Online sites are hitting at about 70%. But it seems the pay-out, at casinos, is implying even greater odds:

http://www.oddschecker.com/specials/politics-and-election/us-presidential-election/winner

President Obama bets are flirting with 1 to 5+ payout. Is that implying a 83.3%+ odd?

Crake said...

Considering that Romney's chance is hinged on systematic errors in most polls, I am wondering how the make-up of polls is formed. I spent the morning reading some conservative pundits calling the election for Romney. Pretty much all are based on polls being wrong around the sampling of Republicans and Democrats in the polls. For that to be right two things must occur: 1) the make-up of Republicans and Democrats and the polls must be a premise set by the pollsters and 2) the pollsters must be wrong, in the direction of Obama bias, in that premise.

Here is what I can't find out: Is the first one correct - do pollsters set up the polling sample to get a fixed percentage of Republicans and Democrats (i.e. if they get more Republicans than their premise, they throw out the extra samples)? Or do they do random samples, and whatever percentage of the sample indentifies Republican and Democrats is what it is (no adjustments.) I have looked at some polls' data and cannot find the answer. But I think I recall that most are simply what the sample is (no adjustments) or the adjustments are based on other polls specifically looking at what percentage are what (therefore not just an assumption on the part of the pollster but one based on what polls are showing now.) In both cases, the conservative claim is hollow but again I can not confirm which it is (adjusted on pure historical assumption or is what the sample is or what polls are showing now.)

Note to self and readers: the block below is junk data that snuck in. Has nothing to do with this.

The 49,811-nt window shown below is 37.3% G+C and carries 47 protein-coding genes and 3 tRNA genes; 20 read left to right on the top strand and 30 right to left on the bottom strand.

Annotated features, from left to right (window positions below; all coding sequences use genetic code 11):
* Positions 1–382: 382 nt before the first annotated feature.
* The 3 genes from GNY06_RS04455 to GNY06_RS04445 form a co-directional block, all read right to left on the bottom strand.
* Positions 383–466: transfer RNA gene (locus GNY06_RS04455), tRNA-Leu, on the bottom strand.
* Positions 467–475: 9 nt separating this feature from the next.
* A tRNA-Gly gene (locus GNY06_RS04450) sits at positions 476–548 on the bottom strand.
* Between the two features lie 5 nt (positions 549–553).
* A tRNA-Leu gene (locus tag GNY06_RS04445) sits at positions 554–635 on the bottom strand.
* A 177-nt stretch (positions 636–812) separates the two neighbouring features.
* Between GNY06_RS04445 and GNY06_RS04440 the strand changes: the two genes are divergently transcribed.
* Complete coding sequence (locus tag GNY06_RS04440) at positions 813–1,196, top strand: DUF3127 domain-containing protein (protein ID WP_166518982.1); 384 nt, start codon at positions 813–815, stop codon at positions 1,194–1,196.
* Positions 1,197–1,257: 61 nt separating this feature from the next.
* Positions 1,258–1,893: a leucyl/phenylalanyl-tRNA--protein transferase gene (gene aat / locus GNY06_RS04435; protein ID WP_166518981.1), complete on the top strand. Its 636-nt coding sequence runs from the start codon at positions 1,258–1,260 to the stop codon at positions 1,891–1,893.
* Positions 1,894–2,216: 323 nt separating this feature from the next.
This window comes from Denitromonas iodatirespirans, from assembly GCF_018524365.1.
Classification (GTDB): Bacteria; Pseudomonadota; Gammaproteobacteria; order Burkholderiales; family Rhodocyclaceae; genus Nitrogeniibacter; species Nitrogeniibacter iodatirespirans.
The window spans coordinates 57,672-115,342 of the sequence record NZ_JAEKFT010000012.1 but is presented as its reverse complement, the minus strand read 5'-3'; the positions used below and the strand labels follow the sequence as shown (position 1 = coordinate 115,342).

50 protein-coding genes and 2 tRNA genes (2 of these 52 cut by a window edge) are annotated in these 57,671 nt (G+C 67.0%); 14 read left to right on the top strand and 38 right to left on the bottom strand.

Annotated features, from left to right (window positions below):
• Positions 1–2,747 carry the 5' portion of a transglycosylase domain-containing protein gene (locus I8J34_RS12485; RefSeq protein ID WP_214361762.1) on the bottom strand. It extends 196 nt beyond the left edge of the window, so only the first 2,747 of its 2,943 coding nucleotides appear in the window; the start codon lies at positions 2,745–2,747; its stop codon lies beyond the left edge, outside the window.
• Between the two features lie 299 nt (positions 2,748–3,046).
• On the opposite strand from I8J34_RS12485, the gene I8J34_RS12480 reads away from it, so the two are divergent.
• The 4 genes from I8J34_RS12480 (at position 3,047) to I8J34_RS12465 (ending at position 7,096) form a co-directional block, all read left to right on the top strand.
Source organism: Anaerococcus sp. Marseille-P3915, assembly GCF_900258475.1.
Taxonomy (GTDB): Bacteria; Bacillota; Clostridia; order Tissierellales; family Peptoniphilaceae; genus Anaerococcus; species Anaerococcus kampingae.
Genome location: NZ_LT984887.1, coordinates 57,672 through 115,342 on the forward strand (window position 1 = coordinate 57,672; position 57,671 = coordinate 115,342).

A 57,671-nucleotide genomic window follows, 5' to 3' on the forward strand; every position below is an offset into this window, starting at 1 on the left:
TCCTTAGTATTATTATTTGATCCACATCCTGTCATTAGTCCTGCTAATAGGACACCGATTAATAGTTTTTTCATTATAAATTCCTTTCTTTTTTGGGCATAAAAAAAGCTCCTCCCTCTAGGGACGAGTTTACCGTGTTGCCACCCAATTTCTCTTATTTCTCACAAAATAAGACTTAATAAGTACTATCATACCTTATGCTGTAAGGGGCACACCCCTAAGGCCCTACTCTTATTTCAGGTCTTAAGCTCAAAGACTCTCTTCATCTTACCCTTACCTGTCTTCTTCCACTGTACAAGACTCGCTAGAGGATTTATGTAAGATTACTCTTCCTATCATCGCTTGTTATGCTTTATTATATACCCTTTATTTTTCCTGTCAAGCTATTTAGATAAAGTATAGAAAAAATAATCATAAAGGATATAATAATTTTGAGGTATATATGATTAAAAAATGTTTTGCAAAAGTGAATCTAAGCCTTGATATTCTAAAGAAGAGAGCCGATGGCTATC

Tom Hickey said...

Crake, take a look at Nate Silver's post today
For Romney to Win, State Polls Must Be Statistically Biased

Crake said...

Tom Hickey,

Thanks I read it but still no answer to the question about how the make-up is sampled (just how the sample is or if unrealistic assumptions are made to alter the # of Republicans and Democrats in each sample), which conservatives claim is the systemic error in question.

I think the samples either are random samples or are focused based on how polls show the electorate likely is but I cannot find anyplace to confirm that. (In other words, are the conservatives right or just blowing smoke?)

Do you know?

Tom Hickey said...

I believe that it is based on previous trends with most weight on the past election. So the conservative claim is that Obama's chances are too heavily wighted by amount of support he received last time, which has diminished this time around. Unless this is affecting all the polling, it's wishful thinking.

More significantly, the prediction markets have broken in favor of Obama and the prediction markets get more accurate closer to the election.

So while it's not over until it's over, the weight of the polling and prediction results favor Obama over Romney and pretty strongly.